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8 Types of Snake Plant – Most Popular Sansevieria Varieties

8 Types of Snake Plant – Most Popular Sansevieria Varieties
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When you hear the term ‘Snake Plant’ there may be more than one type of plant that comes to mind.

The moniker is often used to describe more than one type of Sansevieria or there are several sansevieria varieties so it can be a little misleading if you’re referring to a specific plant. To add to the confusion, some species can also be found in a variety of different cultivars with vastly different appearances.

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Snake Plants Caring Tips

Caring for snake plants is very easy, in fact, it is like caring for most succulent species. When cared for correctly, snake plants grow rapidly, and they are ideal plants for propagation.

Due to the shape of their large, flat leaves, they will gather dust very easily and begin to look very unaesthetic if they are not dusted down regularly. You must be careful while doing this to ensure you don’t damage the leaves and cause scarring.

Sansevieria varieties are very tolerant and resistant to most pests and diseases. It is best practice to check your plant’s leaves, root system, and soil for any signs of pests or diseases.

You should also be aware that regular potting soil is not suitable for snake plant species as the soil is far too dense for these plants to thrive. Instead, pot them in cactus or succulent soil that is porous with great drainage to stop the roots from suffocating.

Best Climate Conditions for Snake Plants

Snake plants can live in most conditions as long as the temperature never reaches below 50°F (10°C). They make great houseplants, and they are also lovely plants to have in your backyard.

Never leave your plant in frosty conditions, as it will deteriorate very quickly. If your plant is situated on a balcony or in your backyard and the weather takes a turn for the worst, you must move snake plant varieties indoors for protection.

Optimal Watering

It can be very challenging to water your snake plant correctly. Overwatering is the most common succulent plant problem that growers all over the world face.

Watering your plant from the base is recommended. This helps the roots grow deep into the pot; it also helps you avoid flooding the roots as any excess water can be tipped out.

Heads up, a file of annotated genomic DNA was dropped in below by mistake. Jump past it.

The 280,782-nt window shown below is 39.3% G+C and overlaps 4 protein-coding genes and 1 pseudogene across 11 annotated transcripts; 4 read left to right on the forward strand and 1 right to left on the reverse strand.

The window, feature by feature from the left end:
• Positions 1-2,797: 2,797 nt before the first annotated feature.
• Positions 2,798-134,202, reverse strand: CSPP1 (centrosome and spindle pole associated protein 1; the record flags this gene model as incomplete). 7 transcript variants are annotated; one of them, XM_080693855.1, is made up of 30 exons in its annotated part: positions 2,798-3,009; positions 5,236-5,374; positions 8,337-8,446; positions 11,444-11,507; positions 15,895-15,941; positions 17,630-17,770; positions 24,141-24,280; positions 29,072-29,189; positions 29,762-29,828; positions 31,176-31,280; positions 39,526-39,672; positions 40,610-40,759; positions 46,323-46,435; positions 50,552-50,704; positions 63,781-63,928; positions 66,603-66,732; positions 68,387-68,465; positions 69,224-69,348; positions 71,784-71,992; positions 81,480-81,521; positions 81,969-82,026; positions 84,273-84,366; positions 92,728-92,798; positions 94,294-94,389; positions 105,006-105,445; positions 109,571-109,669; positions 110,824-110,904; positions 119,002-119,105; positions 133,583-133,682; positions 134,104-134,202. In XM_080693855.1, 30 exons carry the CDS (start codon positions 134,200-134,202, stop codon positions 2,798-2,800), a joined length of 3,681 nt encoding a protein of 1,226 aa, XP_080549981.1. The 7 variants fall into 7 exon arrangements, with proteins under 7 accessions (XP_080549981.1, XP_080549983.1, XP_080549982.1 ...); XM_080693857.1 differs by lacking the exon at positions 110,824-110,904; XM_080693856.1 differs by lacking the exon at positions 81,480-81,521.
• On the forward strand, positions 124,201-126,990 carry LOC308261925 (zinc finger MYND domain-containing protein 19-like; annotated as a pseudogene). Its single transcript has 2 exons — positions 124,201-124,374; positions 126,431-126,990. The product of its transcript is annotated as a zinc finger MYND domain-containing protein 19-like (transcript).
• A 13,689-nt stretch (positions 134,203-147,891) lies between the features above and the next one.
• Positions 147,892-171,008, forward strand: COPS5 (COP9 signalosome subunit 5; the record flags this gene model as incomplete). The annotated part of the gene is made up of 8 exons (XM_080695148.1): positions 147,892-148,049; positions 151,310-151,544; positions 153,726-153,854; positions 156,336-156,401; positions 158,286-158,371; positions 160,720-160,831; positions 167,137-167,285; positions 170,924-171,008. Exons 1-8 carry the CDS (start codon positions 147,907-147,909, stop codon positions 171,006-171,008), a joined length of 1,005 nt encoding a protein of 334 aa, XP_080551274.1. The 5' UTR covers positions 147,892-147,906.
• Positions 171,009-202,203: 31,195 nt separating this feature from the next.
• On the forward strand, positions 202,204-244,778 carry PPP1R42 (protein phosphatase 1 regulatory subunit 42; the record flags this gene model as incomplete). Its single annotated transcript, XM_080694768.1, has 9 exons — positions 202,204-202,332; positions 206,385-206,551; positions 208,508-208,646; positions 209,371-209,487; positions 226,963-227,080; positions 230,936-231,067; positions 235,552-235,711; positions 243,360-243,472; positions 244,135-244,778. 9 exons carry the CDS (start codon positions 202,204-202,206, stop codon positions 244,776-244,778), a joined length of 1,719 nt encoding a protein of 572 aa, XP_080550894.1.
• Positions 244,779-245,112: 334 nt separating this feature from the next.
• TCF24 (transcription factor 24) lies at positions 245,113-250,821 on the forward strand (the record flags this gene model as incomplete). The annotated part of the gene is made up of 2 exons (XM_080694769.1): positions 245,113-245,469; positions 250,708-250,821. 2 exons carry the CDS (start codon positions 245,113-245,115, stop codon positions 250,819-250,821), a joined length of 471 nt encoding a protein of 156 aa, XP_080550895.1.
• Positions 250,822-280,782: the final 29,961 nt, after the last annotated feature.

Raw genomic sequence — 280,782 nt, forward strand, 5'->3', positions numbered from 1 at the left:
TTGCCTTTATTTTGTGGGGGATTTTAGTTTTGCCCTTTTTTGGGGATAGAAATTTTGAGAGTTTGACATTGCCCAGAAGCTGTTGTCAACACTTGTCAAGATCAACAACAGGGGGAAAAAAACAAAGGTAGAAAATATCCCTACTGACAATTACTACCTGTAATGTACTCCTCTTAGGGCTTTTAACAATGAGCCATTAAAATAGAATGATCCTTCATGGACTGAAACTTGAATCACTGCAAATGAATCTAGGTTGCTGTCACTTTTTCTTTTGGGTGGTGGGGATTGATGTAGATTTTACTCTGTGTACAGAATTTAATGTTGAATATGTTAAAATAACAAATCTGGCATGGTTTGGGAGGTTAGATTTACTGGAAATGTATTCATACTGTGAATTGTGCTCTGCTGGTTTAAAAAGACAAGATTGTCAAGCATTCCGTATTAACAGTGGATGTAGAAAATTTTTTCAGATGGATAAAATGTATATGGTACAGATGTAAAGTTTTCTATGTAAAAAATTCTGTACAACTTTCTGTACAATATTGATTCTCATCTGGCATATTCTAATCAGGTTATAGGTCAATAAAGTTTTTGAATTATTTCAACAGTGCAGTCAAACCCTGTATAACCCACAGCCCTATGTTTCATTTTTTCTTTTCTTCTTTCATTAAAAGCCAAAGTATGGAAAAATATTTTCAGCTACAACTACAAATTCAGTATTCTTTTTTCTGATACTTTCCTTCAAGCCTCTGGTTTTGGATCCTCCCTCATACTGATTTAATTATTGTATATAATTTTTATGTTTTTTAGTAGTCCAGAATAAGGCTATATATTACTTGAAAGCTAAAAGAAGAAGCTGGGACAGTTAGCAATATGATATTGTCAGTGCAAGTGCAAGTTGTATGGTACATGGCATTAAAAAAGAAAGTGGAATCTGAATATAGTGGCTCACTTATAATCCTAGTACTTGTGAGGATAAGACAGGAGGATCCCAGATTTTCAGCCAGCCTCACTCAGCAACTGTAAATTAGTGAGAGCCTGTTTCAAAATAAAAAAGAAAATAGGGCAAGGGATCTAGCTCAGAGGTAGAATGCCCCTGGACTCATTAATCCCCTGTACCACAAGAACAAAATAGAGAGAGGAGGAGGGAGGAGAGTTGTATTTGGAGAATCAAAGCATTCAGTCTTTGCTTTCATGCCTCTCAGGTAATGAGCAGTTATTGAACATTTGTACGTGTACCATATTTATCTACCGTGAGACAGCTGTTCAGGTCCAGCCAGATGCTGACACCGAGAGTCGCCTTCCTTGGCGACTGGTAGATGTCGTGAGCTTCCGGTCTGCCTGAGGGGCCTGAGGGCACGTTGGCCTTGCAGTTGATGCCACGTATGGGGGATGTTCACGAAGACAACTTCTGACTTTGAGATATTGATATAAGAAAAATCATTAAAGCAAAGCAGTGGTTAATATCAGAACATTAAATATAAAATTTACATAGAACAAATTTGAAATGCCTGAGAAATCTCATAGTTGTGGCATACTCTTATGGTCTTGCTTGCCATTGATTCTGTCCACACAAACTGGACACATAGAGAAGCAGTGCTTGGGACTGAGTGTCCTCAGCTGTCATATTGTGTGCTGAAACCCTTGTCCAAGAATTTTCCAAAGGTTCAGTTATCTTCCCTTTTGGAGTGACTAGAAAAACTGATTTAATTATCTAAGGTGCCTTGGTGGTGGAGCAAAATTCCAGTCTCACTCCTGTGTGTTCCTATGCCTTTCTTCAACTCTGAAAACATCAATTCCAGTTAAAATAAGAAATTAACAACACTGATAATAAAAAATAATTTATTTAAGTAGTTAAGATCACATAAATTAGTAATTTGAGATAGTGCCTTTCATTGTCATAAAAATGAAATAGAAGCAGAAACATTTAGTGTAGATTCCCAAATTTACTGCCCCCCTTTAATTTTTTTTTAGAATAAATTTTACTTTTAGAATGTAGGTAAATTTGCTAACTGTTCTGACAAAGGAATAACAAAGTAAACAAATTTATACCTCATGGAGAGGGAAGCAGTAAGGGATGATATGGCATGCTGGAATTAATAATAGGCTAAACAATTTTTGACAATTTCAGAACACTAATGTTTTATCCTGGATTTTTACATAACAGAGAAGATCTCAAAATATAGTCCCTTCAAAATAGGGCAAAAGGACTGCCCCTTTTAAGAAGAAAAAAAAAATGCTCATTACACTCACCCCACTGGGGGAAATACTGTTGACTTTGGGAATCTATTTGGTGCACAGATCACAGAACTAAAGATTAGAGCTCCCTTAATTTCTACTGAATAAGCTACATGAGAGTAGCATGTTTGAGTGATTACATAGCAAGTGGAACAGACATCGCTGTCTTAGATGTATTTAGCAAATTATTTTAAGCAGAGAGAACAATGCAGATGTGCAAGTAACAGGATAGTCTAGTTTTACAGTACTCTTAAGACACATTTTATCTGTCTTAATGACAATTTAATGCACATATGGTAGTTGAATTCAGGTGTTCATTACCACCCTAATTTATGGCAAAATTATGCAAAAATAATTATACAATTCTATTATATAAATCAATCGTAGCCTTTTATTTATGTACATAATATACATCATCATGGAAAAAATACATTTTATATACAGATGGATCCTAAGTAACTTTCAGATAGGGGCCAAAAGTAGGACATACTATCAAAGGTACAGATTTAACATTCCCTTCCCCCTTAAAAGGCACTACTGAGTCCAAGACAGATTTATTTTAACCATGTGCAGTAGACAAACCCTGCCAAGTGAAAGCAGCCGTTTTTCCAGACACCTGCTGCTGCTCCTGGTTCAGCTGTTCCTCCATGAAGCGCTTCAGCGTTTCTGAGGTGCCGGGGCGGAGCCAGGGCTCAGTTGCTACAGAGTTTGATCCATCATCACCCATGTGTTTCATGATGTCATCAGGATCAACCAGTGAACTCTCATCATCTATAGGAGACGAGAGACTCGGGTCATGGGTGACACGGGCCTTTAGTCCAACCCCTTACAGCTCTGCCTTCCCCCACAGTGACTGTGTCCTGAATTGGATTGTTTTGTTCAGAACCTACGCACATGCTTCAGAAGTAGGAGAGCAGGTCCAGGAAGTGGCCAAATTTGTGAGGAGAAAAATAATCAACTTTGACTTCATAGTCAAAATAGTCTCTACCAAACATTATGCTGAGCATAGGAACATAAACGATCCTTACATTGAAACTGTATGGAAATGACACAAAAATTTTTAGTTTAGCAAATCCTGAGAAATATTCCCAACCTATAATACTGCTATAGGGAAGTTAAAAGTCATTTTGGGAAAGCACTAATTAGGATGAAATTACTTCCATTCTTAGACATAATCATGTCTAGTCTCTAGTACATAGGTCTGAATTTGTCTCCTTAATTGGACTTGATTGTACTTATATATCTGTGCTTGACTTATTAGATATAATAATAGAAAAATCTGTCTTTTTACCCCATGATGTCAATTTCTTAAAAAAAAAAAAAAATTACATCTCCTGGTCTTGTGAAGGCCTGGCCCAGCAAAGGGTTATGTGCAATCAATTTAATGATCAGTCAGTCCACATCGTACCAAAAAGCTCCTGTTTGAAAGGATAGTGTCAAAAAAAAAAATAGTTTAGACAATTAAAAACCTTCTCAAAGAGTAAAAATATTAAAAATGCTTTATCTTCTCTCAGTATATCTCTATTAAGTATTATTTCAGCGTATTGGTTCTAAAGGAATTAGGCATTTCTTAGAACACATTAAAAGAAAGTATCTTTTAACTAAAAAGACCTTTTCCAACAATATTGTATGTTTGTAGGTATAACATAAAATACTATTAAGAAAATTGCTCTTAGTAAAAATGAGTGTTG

Use the ‘soak and dry’ method of watering for your succulent plant. Touch the soil every day and only water the plant if the soil is completely dry. This is very important as premature watering will lead to root rot and similar diseases.

Optimal Light

If you want your snake plant to grow rapidly, place it in a sunny corner of the house, in partial or indirect sunlight. Likewise, if you want your plant to grow slower, place them in a shaded area that gets some sunlight during the day.

Leaving your succulent in direct sunlight for long periods of time can be very detrimental. Its leaves may become brittle, they may split, and permanent scarring can develop that will not go away unless you trim and remove the damaged areas.

Top Tip: You should always plant your snake plant in pots rather than in large containers that can’t be moved around. This is so that you can control the plant’s environment at all times.

Sansevieria (Snake) Plant Varieties

In all, there are over 70 types of Sansevieria that have been given the name ‘Snake Plant’.

Whether you already have Snake Plants in your collection or are considering your options, you have plenty of plants to choose from. Here are ten Sansevieria that every Snake Plant lover should consider.

Sansevieria trifasciata

Sansevieria trifasciata is one of the most common types of snake plant and there are quite a few cultivars to choose from. Some have deep green leaves, while others have variegated or even curly leaves.

At maturity, the leaves are typically about three feet in length and 2.5 inches in width. This plant is native to West Africa and is a popular choice for landscaping or as an accent in indoor décor.

Sansevieria trifasciata is easy to care for plant and is a great choice for beginners and experienced gardeners alike.

It requires moderately bright light but can survive in low-light environments. It prefers well-draining soil as too much moisture can cause root rot.